Op-ed: Access to trauma care helps trauma patients’ families, too

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The following is a guest op-ed from Dawn Bowman,  a family member of a trauma patient who was treated at Ocala Regional Medical Center’s trauma facility and an associate publisher for Village Neighbors.

Trauma incidents are not limited to acts of terror or massive explosions.  Every day there are countless automobile accidents, natural disasters, or other acts of violence that threaten lives.  These incidents not only affect the victims, but also the friends and loved ones of those injured.  The affect is in the form of overwhelming emotional pain that comes with not knowing whether or not a mother, husband, best friend, or son will live to see another day.

Last week, I drove to Tallahassee to support legislation being considered by the Senate Appropriations Committee and now that the legislation is moving to the full Florida Senate I wanted to share my family’s story.  This past December, my family was faced with this pain when my cousin was severely injured after his motorcycle collided with a truck.  Unbeknownst to our family, he was in a coma without any identification after his jacket with his license was cut off of his body at the scene.  After it was clear he was missing, his wife Regina called around the area looking for individuals who had been in a motorcycle accident – and was fortune enough to find him alive, but in a coma, at the Ocala Regional Trauma Center.

Location matters for the patient, but it also matters for the family.  I believe that John is here today because of the excellent care he received, but that he knew we were there with him.  Each day, supporting him, telling him we love him and it would have been much harder for our family if he was over 40 miles away to the next closest trauma center in Gainesville.

Not only was the care provided exceptional – with skilled surgeons and staff – but because of the close proximity to our home we were able to have Christmas dinner at the hospital.  While this may seem like a minor detail but because John was in a coma we had a family member by his side around the clock and being there, together, was so important.  The support system provided by families whose loved ones were also being treated at Ocala Regional helped us make it through the most difficult of days.  Can you imagine not knowing if your loved one would survive? It was the support of families, having dinner, crying together, hugging one another, and sharing stories that helped us make it through.   Complete strangers pulled together as a community.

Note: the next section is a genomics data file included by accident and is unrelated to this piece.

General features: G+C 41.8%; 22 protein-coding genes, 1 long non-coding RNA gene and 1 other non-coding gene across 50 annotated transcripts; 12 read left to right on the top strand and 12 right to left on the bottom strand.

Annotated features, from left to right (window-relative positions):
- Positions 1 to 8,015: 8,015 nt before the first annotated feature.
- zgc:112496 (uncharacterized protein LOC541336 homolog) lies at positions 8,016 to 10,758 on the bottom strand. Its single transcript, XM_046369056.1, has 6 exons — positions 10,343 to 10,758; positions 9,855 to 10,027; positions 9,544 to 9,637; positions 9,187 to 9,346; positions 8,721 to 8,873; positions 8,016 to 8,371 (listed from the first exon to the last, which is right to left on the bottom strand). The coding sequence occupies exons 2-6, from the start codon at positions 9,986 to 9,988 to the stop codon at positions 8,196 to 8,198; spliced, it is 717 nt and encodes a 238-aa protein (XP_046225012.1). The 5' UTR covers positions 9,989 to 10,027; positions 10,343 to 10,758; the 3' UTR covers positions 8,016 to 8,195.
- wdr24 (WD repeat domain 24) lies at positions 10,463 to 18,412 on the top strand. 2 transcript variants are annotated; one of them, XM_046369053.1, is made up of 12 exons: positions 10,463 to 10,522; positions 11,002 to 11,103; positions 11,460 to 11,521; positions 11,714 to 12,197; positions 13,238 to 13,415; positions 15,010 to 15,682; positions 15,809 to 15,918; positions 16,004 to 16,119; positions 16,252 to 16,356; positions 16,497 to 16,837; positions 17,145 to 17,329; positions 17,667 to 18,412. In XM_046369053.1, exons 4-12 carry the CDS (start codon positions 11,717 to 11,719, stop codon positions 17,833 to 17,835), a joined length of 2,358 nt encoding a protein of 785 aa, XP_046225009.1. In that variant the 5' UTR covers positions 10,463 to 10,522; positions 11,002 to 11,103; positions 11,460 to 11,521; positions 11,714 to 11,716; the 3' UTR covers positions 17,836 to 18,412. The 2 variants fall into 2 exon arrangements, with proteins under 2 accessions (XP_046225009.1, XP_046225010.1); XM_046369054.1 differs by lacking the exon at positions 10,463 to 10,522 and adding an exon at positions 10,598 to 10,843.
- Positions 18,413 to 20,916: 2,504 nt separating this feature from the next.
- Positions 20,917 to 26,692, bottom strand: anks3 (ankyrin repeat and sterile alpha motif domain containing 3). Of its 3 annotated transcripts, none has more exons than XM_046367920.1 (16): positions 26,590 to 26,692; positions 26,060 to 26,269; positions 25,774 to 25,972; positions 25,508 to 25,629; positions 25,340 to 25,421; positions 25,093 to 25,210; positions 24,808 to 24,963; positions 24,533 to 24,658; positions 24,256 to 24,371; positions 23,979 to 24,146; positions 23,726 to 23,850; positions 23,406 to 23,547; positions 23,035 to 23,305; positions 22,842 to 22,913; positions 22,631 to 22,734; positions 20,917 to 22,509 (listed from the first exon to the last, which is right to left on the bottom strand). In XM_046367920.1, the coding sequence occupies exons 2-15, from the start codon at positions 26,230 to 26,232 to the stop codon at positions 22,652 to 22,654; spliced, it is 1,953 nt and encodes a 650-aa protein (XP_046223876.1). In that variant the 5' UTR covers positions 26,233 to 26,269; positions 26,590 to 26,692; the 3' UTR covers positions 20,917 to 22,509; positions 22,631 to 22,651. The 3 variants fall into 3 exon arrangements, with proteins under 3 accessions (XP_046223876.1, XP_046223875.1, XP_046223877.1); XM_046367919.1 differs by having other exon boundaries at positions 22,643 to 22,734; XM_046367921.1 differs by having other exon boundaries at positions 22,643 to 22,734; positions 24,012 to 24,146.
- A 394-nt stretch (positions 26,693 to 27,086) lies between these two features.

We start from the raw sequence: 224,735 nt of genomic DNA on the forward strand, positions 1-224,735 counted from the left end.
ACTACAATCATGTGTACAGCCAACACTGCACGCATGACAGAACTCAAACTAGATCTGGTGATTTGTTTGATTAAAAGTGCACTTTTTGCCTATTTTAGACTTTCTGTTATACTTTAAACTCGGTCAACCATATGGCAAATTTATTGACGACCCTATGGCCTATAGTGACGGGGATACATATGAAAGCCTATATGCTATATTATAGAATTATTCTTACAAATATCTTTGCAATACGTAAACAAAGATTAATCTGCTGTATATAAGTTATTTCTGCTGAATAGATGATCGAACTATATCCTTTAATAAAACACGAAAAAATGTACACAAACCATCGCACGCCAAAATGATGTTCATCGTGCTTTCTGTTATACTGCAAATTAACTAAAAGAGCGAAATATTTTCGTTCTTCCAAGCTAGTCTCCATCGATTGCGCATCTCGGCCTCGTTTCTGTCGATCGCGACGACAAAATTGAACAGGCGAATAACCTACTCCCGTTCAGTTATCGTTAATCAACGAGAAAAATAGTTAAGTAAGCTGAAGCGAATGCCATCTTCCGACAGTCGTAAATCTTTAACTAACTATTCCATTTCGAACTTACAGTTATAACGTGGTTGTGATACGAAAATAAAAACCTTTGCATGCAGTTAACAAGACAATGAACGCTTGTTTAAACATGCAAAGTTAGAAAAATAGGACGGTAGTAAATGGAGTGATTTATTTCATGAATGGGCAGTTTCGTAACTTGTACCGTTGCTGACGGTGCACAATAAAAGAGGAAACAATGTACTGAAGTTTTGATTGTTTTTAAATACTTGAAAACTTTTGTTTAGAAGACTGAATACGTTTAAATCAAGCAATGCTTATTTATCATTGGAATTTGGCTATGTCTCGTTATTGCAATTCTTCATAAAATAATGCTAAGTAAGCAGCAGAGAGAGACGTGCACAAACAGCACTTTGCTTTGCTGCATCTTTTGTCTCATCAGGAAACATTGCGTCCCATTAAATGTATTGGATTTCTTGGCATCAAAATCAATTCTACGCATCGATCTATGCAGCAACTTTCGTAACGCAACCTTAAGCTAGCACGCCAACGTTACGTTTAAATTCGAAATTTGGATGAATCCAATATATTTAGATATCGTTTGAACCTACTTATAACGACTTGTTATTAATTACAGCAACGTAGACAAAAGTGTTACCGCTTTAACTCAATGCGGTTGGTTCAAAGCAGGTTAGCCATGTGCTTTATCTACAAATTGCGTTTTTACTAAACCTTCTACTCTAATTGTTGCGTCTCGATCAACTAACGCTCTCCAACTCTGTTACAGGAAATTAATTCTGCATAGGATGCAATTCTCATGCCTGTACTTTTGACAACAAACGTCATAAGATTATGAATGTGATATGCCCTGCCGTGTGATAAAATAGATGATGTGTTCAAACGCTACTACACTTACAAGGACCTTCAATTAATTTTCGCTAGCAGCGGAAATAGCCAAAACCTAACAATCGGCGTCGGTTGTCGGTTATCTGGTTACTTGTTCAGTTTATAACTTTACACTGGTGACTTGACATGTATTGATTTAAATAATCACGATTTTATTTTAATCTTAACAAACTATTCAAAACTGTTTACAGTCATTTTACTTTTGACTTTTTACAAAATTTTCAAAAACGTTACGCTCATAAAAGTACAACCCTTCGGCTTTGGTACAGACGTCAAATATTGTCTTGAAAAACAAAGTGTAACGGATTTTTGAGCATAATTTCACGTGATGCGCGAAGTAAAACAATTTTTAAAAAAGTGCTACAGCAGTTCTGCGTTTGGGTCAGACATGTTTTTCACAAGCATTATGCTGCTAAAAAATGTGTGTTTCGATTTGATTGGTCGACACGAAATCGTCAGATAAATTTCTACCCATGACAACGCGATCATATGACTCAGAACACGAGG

There is no doubt in my mind that John’s life was saved largely due to the fact that the trauma center at Ocala Regional was close by and John was received by the exceptional staff shortly after his accident.  Unfortunately, not all Floridians are as fortunate as John and many must travel long distances to receive treatment at a trauma care center.

The horrible incidents in Boston and Texas serve as unfortunate reminders that anyone can be a victim of a traumatic injury, but more importantly that everyone deserves immediate access to trauma care.

Over the next week, the Florida Legislature has the opportunity to increase access to trauma care throughout Florida by simply removing the red-tape from the process by allowing hospitals in the state that meet the national American College of Surgeons’ standards to receive Level II trauma center certification.

Every day, my family is thankful that John had a better chance of survival because he had local access to a trauma care.  Our legislators can increase survival chances for all Floridians’ by pushing forward with trauma care legislation that puts families like mine first.  I don’t know anyone who can be against that.

Peter Schorsch is the President of Extensive Enterprises and is the publisher of some of Florida’s most influential new media websites, including SaintPetersBlog.com, FloridaPolitics.com, ContextFlorida.com, and Sunburn, the morning read of what’s hot in Florida politics. SaintPetersBlog has for three years running been ranked by the Washington Post as the best state-based blog in Florida. In addition to his publishing efforts, Peter is a political consultant to several of the state’s largest governmental affairs and public relations firms. Peter lives in St. Petersburg with his wife, Michelle, and their daughter, Ella.